Master of Arts in counseling

Wayne State University’s M.A. in counseling combines a strong academic foundation with hands-on clinical experience to equip you to help individuals and families in a variety of counseling settings. It offers concentrations in clinical mental health, clinical rehabilitation counseling, school counseling, art therapy, and combined concentrations.

One of the oldest and most prestigious counseling programs in the country, our master’s degree in counseling is accredited by CACREP, the nationally recognized training standard for counselors.

Through the program, you graduate with a strong understanding of counseling theories and techniques, demonstrating the ability to translate theories and evidence-based strategies into effective practice.

Important dates

  • March 1: Fall applications

  • September 1: Winter applications for all concentrations

Concentrations

  • Art Therapy
  • Clinical Mental Health
  • Clinical Rehabilitation
  • School Counseling
  • Combined Concentrations, consult advisor

Program highlights

  • Six concentration options
  • Accredited by the Council for the Accreditation of Counseling and Related Educational Programs (CACREP)
  • High job placement rate and licensure pass rate
  • Online and in-person courses
  • Admission deadline:
    • March 1 - Fall applications due for all concentrations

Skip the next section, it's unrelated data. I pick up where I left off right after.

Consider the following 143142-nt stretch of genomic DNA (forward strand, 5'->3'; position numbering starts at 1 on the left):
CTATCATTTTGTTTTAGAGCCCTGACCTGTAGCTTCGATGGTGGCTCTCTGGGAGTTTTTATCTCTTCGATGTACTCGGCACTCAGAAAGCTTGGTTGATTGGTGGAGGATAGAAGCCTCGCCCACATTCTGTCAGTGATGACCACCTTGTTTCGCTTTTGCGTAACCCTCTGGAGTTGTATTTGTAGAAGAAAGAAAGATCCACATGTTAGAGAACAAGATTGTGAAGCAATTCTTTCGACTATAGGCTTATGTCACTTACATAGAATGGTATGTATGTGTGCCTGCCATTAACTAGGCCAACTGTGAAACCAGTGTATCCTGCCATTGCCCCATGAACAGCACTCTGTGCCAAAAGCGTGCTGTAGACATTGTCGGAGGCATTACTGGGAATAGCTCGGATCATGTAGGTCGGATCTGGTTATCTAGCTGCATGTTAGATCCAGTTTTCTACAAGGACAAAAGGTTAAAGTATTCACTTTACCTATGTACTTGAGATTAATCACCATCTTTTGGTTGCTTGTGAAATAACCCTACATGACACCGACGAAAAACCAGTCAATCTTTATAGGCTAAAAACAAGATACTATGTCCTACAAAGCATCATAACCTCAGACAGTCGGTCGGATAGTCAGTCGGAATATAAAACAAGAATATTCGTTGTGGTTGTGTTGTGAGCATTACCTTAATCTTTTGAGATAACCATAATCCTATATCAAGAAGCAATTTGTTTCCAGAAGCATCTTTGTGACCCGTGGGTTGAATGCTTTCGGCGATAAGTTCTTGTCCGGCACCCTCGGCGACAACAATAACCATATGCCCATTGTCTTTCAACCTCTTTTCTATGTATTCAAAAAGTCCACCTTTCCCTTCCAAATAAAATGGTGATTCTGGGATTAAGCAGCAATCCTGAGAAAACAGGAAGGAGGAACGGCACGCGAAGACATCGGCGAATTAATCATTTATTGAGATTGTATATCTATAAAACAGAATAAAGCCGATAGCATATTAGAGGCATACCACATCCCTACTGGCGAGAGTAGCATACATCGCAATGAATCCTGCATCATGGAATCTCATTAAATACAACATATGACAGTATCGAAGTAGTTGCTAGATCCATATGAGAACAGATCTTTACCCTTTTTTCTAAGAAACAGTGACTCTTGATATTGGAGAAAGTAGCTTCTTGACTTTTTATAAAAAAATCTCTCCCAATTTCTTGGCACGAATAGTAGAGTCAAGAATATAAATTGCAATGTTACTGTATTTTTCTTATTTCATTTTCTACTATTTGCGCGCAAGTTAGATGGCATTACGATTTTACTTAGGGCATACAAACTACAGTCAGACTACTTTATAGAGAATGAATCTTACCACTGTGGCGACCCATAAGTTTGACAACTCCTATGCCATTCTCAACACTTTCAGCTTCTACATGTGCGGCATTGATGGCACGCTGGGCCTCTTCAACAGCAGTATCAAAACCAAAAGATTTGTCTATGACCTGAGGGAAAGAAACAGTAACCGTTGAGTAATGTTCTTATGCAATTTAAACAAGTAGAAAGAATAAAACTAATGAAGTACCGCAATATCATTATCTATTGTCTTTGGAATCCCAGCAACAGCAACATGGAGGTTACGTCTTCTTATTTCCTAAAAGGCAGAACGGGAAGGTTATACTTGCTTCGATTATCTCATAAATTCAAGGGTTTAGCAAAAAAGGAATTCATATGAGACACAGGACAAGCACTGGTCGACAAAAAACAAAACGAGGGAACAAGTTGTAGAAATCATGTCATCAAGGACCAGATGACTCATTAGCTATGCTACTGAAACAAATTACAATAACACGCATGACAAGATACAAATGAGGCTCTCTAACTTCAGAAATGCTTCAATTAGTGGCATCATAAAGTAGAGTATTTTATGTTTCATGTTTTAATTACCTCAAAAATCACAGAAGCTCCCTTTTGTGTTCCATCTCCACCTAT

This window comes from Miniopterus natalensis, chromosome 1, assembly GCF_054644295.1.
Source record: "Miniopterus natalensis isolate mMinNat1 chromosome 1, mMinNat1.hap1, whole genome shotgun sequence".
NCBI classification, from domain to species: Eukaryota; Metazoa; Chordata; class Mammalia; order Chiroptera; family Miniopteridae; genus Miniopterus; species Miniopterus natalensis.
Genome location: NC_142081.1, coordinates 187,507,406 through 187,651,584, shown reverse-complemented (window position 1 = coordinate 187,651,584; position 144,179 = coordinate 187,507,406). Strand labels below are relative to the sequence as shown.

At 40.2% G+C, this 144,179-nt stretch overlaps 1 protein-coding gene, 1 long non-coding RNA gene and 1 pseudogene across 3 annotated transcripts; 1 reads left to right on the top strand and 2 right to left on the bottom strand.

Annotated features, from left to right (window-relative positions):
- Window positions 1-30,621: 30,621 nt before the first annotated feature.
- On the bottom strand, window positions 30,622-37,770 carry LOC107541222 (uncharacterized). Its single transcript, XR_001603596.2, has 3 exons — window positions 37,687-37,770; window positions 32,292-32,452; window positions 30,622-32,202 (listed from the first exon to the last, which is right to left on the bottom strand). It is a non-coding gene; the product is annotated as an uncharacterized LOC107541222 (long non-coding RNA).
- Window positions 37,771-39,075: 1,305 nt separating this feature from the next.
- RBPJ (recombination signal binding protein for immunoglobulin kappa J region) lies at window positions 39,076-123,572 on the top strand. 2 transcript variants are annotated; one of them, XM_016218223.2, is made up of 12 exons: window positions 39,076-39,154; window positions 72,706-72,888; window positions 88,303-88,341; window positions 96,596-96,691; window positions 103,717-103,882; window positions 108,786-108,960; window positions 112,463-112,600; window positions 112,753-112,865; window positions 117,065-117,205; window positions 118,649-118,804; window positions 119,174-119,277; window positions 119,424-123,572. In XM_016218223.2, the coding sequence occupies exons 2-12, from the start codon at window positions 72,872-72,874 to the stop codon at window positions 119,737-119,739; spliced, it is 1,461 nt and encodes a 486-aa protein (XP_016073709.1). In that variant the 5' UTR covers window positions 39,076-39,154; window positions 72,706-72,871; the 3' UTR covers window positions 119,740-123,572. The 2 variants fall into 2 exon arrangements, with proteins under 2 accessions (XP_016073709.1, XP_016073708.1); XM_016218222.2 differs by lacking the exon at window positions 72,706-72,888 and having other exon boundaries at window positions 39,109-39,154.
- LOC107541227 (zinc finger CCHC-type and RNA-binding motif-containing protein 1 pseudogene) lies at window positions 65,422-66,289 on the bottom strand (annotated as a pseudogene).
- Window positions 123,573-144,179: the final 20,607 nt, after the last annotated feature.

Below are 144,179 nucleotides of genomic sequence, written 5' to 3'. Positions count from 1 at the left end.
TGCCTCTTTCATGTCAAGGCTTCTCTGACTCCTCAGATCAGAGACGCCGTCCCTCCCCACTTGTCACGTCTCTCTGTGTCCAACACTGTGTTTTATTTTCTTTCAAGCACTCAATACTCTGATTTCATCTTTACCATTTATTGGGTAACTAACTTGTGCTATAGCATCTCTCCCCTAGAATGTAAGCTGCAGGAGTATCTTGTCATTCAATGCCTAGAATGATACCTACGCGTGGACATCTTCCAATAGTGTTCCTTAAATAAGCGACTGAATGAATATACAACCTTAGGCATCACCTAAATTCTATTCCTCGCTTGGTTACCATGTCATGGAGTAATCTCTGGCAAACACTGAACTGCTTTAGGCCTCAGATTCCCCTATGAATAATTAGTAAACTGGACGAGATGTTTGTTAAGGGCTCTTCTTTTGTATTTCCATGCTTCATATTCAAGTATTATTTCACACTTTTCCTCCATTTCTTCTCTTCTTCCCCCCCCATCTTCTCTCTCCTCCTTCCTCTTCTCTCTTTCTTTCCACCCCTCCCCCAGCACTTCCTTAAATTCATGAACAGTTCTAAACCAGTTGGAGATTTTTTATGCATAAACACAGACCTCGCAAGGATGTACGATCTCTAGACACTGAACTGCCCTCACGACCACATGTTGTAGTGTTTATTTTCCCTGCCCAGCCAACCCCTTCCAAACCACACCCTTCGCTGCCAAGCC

• September 1 - Winter applications due (CMHC)(SC)

What will you learn in the M.A. in counseling program?

In our program, you’ll get a strong grounding in the theoretical, philosophical, and evidence-based research assumptions of counseling processes and techniques. You’ll take courses on everything from developmental psychology to couples therapy to addiction treatment. You’ll explore the legal, ethical, and professional issues that have an impact on clinical mental health counseling, school counseling, and rehabilitation counseling.

Our cutting-edge training approach combines hybrid and in-person courses to support you in simultaneously building foundational knowledge and clinical skills.

Masters in counseling program curriculum and course requirements

The M.A. in counseling requires a minimum of 60 credit hours. Coursework combines practical learning with in-depth study of the theories and practices of counseling.

The specific courses you take depend on which of our six concentrations you choose, but all students complete a supervised practicum and a counseling internship. These semester-long practical experiences give you the chance to apply what you’ve learned to build relationships and treat clients in a real-world setting.

Review the M.A. in counseling degree requirements
Counseling syllabi

Concentration options to fit your career goals

From art therapy to school counseling, you can choose a concentration to match your interests.

  • Art Therapy
    • Leverage the creative process of artmaking to help people work through emotional conflicts and promote personal growth.
  • Clinical Mental Health